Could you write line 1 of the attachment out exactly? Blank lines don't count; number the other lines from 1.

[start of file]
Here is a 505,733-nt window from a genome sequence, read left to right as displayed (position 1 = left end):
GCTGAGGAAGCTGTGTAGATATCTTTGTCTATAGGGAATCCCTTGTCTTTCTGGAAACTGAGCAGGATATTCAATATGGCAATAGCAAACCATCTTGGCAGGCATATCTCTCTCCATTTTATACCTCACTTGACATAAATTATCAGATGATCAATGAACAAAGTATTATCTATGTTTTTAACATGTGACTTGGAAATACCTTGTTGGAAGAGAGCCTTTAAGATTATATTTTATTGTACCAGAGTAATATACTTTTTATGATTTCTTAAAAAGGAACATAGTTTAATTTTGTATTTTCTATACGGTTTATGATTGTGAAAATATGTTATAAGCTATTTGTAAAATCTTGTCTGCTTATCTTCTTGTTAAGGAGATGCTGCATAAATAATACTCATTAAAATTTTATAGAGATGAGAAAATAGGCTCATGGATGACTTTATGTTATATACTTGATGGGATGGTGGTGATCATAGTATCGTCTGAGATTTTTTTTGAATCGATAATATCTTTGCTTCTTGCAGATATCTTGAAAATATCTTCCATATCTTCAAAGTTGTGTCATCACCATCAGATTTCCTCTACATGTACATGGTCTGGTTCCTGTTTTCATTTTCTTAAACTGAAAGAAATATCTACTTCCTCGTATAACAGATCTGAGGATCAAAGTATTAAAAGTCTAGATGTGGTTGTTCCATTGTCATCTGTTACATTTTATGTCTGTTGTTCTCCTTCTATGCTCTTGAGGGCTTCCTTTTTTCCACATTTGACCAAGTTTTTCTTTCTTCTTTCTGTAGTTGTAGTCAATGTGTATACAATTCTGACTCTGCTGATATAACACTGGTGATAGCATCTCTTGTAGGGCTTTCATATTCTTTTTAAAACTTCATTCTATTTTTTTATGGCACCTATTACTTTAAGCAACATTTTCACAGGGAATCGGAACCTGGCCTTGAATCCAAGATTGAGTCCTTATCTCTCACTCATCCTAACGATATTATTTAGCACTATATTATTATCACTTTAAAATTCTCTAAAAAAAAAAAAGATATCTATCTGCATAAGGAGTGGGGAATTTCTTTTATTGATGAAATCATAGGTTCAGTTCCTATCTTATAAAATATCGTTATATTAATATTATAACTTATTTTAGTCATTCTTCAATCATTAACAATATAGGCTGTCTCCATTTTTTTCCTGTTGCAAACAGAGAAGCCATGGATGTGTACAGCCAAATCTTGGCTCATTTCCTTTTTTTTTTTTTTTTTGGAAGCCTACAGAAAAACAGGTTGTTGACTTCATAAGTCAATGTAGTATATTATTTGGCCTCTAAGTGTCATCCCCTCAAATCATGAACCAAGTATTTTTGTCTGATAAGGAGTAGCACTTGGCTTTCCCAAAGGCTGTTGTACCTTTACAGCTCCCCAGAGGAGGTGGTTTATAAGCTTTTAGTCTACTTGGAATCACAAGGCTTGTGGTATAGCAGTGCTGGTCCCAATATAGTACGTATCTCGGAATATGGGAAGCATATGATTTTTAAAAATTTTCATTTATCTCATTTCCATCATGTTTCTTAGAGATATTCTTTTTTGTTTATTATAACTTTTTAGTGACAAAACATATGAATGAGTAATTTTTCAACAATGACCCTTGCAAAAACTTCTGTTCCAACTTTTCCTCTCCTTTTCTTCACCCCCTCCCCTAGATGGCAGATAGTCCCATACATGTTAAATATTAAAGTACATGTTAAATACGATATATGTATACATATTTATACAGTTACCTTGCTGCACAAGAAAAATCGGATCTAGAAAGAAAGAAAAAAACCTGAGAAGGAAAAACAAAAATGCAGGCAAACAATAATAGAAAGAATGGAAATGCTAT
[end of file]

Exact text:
Here is a 505,733-nt window from a genome sequence, read left to right as displayed (position 1 = left end):